# I Surface parametrization and its differential

1. Jan 29, 2017

### jonjacson

I will use an example:

-The surface is given by the intersection of the plane:

y+z=2

-And the infinite cilinder:

x2+y2<=1

We want to parametrize this surface, it could be done easily with:

x=r cosθ
y=r sin θ
z=2 - r cos θ

Then this surface could be written using vector notation:

S= r cosθ i + r sin θ j + (2 - r sin θ)k

I understand that these are a set of vectors starting from the origin and ending at the surface, so nothing has changed here, it is just a compact form of the same surface.

Then the normal vector is calculated first finding the tangent vectors on r and θ and then taking the cross product and multiplying this by dr dθ.

What I don't understand is, if I simply differenciate S, Why don't I get the same dS?

I will show what I mean.
1.- Using the first method:

Sr =(cos θ, sin θ,-sin θ)
Sθ =(-sinθ r, r cosθ, -r cos θ)

After doing the cross product I get:

Sr x Sθ
= r j + r k

This vector is normal to the surface, and it must be multiplied by dr dθ.

2.- WHat if I simply differenciate S? Shouldn't I get the same result as in part 1?

The differential of the vectors i, j, k is zero because they don't change.

We had S= r cosθ i + r sin θ j + (2 - r sin θ)k, so:

dS= (dr cos θ - sin θ dθ r) i + ...

I don't need to continue since the i part is not zero, but in the previous calculation it was zero. What is wrong with the normal process of differenciation? Shouldn't it give us a differential of surface?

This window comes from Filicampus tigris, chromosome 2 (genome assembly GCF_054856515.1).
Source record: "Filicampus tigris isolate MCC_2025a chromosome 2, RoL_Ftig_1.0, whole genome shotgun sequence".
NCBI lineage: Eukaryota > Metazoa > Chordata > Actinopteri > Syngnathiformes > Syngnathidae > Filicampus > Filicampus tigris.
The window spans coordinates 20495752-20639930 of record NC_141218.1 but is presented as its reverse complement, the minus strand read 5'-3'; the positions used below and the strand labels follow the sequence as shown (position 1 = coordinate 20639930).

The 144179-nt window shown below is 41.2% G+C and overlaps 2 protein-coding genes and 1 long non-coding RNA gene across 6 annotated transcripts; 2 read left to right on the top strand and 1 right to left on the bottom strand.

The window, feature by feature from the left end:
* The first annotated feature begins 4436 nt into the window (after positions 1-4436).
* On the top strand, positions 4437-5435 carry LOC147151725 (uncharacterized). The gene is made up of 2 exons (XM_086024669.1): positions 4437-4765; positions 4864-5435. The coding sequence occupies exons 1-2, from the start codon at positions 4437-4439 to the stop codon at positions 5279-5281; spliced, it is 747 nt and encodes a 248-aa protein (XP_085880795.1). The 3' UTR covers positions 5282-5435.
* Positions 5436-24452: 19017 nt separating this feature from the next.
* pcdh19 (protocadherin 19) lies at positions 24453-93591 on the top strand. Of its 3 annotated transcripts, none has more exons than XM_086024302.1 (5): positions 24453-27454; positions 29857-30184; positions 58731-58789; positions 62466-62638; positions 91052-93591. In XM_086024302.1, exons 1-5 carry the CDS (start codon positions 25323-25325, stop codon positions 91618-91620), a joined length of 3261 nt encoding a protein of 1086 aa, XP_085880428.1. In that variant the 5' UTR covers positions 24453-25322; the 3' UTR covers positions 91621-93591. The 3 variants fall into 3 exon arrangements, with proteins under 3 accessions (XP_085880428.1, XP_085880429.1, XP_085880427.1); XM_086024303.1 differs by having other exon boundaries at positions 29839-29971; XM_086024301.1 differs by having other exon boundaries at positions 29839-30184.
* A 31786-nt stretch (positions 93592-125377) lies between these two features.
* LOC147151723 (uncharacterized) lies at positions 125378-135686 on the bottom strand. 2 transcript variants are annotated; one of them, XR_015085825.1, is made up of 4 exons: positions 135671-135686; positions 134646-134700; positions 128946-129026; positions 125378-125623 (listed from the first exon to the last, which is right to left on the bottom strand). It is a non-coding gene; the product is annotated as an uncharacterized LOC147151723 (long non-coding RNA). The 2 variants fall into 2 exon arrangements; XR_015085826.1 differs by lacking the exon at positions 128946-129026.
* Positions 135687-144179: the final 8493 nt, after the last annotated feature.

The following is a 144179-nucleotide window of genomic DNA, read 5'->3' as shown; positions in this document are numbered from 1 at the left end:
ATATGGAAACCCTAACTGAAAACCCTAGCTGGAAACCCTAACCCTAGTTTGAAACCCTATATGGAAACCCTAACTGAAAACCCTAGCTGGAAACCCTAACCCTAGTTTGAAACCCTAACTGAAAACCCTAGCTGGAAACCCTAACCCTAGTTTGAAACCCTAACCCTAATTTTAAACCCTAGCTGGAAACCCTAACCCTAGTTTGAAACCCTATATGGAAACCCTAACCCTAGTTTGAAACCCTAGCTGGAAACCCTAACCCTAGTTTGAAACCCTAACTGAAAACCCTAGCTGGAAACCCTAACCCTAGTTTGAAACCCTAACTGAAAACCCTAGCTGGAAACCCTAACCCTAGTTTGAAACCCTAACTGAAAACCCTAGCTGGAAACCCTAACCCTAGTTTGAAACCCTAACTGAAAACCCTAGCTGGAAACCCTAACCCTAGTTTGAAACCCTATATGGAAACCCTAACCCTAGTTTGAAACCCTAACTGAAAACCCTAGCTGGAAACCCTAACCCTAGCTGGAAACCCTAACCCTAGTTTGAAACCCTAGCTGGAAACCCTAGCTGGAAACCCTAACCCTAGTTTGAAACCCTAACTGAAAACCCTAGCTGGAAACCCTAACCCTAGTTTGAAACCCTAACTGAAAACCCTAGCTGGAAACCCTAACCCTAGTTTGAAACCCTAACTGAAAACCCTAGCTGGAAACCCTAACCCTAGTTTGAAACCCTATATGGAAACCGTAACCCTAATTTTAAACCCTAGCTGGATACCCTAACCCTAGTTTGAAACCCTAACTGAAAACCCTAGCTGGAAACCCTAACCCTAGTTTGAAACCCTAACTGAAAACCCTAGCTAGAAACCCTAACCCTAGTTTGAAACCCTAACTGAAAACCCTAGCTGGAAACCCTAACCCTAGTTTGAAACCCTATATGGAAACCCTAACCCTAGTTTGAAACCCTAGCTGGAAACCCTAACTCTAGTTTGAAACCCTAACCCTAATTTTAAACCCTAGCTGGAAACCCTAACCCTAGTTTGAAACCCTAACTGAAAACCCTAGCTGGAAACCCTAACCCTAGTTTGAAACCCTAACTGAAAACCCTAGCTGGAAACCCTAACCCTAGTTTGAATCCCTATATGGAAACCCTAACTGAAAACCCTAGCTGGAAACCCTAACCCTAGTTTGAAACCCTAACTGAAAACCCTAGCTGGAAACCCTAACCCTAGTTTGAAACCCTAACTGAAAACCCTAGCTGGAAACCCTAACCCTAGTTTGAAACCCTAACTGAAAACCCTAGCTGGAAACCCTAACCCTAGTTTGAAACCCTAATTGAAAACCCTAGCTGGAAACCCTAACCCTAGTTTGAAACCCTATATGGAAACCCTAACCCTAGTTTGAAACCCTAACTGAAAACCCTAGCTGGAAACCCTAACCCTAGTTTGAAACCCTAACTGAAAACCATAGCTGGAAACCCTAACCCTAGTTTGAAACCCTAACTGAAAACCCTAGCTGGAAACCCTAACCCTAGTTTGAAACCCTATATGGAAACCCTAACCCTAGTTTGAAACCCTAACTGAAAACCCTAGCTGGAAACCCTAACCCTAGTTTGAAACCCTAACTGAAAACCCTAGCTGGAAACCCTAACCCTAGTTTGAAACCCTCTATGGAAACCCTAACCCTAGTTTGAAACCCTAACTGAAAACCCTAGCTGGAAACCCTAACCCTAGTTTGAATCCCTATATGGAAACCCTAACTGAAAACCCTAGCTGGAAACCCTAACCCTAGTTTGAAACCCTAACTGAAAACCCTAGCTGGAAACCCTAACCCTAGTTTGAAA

I thought the differential of a parametrized surface is just the differential of its components but I don't know what to think now.

Last edited: Jan 29, 2017
2. Jan 29, 2017

### Orodruin

Staff Emeritus
This is not describing a surface. It is the intersection between two two-dimensional surfaces in three dimensions - which is typically a one-dimensional object.

3. Jan 29, 2017

### jonjacson

Maybe I didn't explain it well.

The cilinder is solid, is not empty, so the intersection is a kind of inclined circle.

4. Jan 29, 2017

### jonjacson

If we have an area in the plane, the differential of this area is simply ds * dt, if there is a parametrized surface that arises from this plane area to form a 2d manifold in 3d space, the surface corresponding to ds * dt is:

Modulus (Tangent vector to s x Tangent vector to t) * ds * dt

Where x is the cross product.

What I don't understand is, Why is it not enough with the modulus of the cross product? Why do we multiply by ds and dt?

If I calculate the tangent vectors at a point and I calculate the cross product I get an area right?

5. Jan 30, 2017

### jonjacson

In other words, Why tangent vectors are not divided by their own modulus so their modulus becomes 1?

6. Jan 30, 2017

### Orodruin

Staff Emeritus
Because the modulus of the tangent vectors tell you how far you move when the parameters change and the area you get by a certain parameter change is proportional to how far the parameter change takes you.

It is the same reason that you get
$$d\vec x = \frac{d\vec x}{dt} dt$$
in a line integral.

7. Jan 30, 2017

### jonjacson

I understand, the tangent vectors are the rate of change, multiplied by a dx you get a dy.

Thanks